Over much of the referendum world such quotas and thresholds have been incorporated in the referendum process either in a covert way or at unreasonable levels with the (usually) wilful intent of crippling the referendum process. With the result that in many referendum jurisdictions, neither the Greater London Assembly nor the Welsh Assembly would exist.
Democracy seems to get along pretty well on a simple majority. So the supermajority of 60% of votes cast required to validate the Yes vote in British Columbian PR referendum seems unreasonably high if at least open and honest.Yes had to beat No by 50%.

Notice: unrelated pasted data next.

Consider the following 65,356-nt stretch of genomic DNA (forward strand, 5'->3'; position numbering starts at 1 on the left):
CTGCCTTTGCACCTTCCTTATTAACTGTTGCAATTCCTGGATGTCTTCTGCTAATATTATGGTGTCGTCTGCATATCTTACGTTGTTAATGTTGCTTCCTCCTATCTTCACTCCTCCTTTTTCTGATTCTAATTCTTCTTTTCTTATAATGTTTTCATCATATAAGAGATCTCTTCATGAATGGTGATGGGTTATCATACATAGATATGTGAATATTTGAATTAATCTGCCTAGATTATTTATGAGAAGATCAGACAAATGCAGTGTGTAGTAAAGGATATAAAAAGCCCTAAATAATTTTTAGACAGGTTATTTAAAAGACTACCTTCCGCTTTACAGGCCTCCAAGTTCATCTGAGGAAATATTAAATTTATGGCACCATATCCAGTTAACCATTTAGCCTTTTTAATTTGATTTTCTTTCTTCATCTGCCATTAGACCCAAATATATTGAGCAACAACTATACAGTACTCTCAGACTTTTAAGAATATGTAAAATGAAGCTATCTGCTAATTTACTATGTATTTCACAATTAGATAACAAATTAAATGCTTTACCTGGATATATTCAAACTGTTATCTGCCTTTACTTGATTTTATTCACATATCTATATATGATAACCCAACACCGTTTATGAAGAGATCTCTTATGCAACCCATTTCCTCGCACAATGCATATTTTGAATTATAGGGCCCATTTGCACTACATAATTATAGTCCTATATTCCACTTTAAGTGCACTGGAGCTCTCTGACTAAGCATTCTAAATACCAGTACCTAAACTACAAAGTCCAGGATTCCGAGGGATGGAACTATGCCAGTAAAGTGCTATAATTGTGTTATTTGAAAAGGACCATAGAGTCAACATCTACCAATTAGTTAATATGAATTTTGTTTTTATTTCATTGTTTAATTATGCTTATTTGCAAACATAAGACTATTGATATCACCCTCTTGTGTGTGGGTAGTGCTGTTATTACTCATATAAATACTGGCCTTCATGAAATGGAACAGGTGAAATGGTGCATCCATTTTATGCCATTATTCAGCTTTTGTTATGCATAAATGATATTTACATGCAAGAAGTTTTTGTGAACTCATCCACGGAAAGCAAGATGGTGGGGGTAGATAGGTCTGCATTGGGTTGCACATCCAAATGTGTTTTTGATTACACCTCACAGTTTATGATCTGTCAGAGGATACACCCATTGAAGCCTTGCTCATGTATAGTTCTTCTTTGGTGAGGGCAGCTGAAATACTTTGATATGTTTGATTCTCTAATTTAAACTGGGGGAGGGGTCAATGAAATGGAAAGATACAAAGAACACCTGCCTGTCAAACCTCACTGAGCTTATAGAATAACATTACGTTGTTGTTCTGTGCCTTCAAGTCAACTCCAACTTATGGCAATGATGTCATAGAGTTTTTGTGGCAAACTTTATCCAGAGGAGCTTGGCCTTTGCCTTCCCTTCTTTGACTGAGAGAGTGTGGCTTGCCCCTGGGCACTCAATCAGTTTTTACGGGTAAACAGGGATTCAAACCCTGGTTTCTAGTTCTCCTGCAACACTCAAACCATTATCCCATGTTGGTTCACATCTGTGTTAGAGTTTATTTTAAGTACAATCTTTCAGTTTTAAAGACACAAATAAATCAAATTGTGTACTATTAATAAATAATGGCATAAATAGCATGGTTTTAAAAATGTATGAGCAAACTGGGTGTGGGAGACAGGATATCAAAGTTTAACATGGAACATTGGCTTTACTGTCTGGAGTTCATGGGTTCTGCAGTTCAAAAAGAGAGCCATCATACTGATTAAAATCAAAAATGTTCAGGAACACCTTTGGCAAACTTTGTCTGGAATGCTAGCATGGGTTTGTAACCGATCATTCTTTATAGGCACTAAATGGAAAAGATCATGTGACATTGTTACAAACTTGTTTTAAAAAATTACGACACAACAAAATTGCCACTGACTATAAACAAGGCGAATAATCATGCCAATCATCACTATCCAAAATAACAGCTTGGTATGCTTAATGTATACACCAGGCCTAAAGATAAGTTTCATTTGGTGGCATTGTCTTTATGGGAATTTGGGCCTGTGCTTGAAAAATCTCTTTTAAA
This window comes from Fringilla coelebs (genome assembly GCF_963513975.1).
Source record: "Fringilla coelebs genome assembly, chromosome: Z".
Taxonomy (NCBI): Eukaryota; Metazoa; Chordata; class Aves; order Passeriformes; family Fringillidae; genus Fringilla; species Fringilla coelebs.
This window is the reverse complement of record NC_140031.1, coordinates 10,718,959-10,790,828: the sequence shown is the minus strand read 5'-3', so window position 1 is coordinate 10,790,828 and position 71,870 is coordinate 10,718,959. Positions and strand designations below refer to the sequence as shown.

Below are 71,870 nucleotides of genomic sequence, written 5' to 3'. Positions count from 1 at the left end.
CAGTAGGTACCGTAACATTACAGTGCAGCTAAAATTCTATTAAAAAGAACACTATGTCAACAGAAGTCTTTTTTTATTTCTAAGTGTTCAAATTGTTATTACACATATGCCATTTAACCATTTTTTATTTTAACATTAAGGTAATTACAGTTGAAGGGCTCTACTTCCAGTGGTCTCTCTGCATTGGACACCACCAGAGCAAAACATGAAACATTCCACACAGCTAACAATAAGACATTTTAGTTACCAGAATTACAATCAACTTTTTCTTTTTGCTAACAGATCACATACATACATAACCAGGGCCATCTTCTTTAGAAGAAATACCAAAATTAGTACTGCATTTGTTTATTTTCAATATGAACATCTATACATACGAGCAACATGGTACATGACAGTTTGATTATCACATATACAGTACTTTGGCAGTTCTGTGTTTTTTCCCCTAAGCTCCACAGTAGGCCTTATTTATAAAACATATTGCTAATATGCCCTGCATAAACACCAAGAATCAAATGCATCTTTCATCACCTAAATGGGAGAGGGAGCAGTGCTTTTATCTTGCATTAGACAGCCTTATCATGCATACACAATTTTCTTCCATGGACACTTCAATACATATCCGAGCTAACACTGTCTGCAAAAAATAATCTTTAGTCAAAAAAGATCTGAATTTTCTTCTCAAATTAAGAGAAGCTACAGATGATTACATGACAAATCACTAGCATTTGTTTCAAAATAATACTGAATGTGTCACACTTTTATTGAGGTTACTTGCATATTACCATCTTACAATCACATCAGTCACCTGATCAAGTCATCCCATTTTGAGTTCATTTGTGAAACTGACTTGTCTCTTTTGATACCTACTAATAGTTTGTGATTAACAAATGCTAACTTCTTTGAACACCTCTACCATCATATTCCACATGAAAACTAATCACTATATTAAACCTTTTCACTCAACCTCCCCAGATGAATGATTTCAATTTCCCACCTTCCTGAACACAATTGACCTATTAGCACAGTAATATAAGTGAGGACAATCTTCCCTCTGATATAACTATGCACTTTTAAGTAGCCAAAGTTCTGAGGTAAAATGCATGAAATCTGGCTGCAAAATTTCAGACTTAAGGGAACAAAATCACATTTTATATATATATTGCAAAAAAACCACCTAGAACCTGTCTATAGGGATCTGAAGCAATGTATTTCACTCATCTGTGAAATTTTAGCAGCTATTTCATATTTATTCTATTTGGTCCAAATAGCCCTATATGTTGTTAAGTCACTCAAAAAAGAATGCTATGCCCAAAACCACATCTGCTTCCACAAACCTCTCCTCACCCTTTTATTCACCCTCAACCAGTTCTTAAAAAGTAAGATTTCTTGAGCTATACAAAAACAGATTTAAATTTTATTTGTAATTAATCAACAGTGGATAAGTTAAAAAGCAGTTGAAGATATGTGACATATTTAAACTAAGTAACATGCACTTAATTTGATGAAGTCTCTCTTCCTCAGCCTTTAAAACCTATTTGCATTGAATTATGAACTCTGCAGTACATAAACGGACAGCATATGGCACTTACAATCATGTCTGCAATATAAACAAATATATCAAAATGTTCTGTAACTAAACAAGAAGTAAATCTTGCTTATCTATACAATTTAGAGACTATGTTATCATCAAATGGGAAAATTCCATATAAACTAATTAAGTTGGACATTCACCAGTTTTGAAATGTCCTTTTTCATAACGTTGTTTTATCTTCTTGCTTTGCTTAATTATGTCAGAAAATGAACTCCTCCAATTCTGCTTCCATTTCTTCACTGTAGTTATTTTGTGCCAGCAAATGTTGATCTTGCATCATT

A common threshold is that 50% of the registered electorate must vote yes for the result to be valid. The arithmetic of this beguilingly democratic requirement is, given a 60% turnout, yes must win 83% of the votes cast. Just this threshold has neutered Italian referendums and the variant used in Scotland in 1979 produced a strong adverse reaction to referendums afterwards.
Using registered voters instead of votes cast makes Non voters into No voters and thus encourages abstention campaigns. Precisely the opposite effect democracy requires.
Thresholds can also be uneven in effect. Threshold seen as reasonable for a major issue can prove impossibly for a more specialist issue like “Dentures for old people”
If used at all, turnout quorums should be set at levels to avoid ridicule and not as additional democratic hurdles. Above all the thresholds must be obvious not covert to all voters.